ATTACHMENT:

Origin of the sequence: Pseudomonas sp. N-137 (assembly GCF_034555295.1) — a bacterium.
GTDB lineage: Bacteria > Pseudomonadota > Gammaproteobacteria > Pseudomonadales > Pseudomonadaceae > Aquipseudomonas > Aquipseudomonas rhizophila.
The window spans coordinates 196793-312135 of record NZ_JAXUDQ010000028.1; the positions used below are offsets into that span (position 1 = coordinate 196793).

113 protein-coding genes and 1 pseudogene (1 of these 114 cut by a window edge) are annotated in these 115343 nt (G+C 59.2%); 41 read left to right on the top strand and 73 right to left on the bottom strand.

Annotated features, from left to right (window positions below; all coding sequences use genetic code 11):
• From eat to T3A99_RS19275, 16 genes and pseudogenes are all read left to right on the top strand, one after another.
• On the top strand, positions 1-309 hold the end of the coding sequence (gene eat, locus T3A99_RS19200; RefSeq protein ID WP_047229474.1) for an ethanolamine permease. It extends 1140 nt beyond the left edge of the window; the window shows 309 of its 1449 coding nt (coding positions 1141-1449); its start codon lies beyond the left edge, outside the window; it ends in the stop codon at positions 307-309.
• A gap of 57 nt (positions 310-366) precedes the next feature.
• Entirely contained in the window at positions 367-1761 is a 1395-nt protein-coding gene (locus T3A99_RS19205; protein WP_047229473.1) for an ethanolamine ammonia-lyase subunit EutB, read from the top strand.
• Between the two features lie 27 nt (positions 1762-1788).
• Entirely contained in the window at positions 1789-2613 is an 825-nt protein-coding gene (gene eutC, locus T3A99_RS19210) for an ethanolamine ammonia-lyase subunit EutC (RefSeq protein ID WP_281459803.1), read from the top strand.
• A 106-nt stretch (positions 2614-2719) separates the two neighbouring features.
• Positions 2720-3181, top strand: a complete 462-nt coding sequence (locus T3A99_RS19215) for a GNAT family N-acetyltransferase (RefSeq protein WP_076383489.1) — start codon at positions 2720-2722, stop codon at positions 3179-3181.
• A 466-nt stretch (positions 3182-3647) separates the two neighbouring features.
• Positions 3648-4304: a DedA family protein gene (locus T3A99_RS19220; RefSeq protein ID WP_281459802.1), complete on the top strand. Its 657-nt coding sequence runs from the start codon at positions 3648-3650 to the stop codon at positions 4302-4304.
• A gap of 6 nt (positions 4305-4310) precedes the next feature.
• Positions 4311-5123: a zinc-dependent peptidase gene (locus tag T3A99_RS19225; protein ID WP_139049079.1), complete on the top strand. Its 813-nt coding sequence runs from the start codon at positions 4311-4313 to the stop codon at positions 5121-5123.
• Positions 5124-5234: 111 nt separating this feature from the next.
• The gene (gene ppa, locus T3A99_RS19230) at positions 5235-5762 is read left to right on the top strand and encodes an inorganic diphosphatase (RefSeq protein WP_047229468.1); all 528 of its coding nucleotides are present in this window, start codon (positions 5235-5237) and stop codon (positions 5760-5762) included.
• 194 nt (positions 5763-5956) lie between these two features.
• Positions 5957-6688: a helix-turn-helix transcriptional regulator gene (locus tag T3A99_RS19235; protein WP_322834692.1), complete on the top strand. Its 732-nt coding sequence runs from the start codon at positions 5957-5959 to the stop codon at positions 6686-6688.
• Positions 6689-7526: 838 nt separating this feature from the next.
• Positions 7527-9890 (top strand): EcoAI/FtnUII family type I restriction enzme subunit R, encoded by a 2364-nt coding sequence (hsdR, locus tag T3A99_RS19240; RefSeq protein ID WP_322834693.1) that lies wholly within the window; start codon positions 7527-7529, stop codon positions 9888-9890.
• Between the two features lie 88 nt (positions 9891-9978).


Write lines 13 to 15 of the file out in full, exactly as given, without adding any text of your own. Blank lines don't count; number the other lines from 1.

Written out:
• Positions 2720-3181, top strand: a complete 462-nt coding sequence (locus T3A99_RS19215) for a GNAT family N-acetyltransferase (RefSeq protein WP_076383489.1) — start codon at positions 2720-2722, stop codon at positions 3179-3181.
• A 466-nt stretch (positions 3182-3647) separates the two neighbouring features.
• Positions 3648-4304: a DedA family protein gene (locus T3A99_RS19220; RefSeq protein ID WP_281459802.1), complete on the top strand. Its 657-nt coding sequence runs from the start codon at positions 3648-3650 to the stop codon at positions 4302-4304.